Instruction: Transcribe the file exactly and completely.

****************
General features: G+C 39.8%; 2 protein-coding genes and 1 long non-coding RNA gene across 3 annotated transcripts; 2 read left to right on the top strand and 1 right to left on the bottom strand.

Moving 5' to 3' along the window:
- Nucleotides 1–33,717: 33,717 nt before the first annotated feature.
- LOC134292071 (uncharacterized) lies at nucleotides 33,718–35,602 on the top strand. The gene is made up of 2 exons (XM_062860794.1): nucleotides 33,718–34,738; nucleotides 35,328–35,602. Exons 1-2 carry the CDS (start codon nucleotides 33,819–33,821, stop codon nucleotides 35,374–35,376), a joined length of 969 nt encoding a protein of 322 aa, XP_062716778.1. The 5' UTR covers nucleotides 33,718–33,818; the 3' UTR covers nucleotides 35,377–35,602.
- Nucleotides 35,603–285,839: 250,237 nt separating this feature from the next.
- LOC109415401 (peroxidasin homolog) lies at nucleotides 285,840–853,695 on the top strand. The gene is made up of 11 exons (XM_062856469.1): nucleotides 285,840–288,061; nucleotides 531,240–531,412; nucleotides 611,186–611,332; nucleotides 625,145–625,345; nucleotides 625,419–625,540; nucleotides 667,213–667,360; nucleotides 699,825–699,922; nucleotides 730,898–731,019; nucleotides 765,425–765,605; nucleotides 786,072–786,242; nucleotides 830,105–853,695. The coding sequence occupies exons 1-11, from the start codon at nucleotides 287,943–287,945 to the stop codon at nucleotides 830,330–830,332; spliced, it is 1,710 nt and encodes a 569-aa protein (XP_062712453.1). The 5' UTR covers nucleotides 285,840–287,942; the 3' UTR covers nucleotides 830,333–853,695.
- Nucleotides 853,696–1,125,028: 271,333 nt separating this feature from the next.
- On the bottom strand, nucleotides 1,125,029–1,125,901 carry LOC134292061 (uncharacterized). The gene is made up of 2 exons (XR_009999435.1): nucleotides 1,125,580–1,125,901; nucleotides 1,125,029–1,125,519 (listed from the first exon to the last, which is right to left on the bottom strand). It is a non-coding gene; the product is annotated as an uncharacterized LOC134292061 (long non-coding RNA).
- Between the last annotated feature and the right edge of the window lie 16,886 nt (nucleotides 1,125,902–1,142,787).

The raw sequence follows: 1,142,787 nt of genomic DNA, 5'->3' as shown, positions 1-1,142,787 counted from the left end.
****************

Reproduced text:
General features: G+C 39.8%; 2 protein-coding genes and 1 long non-coding RNA gene across 3 annotated transcripts; 2 read left to right on the top strand and 1 right to left on the bottom strand.

Moving 5' to 3' along the window:
- Nucleotides 1–33,717: 33,717 nt before the first annotated feature.
- LOC134292071 (uncharacterized) lies at nucleotides 33,718–35,602 on the top strand. The gene is made up of 2 exons (XM_062860794.1): nucleotides 33,718–34,738; nucleotides 35,328–35,602. Exons 1-2 carry the CDS (start codon nucleotides 33,819–33,821, stop codon nucleotides 35,374–35,376), a joined length of 969 nt encoding a protein of 322 aa, XP_062716778.1. The 5' UTR covers nucleotides 33,718–33,818; the 3' UTR covers nucleotides 35,377–35,602.
- Nucleotides 35,603–285,839: 250,237 nt separating this feature from the next.
- LOC109415401 (peroxidasin homolog) lies at nucleotides 285,840–853,695 on the top strand. The gene is made up of 11 exons (XM_062856469.1): nucleotides 285,840–288,061; nucleotides 531,240–531,412; nucleotides 611,186–611,332; nucleotides 625,145–625,345; nucleotides 625,419–625,540; nucleotides 667,213–667,360; nucleotides 699,825–699,922; nucleotides 730,898–731,019; nucleotides 765,425–765,605; nucleotides 786,072–786,242; nucleotides 830,105–853,695. The coding sequence occupies exons 1-11, from the start codon at nucleotides 287,943–287,945 to the stop codon at nucleotides 830,330–830,332; spliced, it is 1,710 nt and encodes a 569-aa protein (XP_062712453.1). The 5' UTR covers nucleotides 285,840–287,942; the 3' UTR covers nucleotides 830,333–853,695.
- Nucleotides 853,696–1,125,028: 271,333 nt separating this feature from the next.
- On the bottom strand, nucleotides 1,125,029–1,125,901 carry LOC134292061 (uncharacterized). The gene is made up of 2 exons (XR_009999435.1): nucleotides 1,125,580–1,125,901; nucleotides 1,125,029–1,125,519 (listed from the first exon to the last, which is right to left on the bottom strand). It is a non-coding gene; the product is annotated as an uncharacterized LOC134292061 (long non-coding RNA).
- Between the last annotated feature and the right edge of the window lie 16,886 nt (nucleotides 1,125,902–1,142,787).

The raw sequence follows: 1,142,787 nt of genomic DNA, 5'->3' as shown, positions 1-1,142,787 counted from the left end.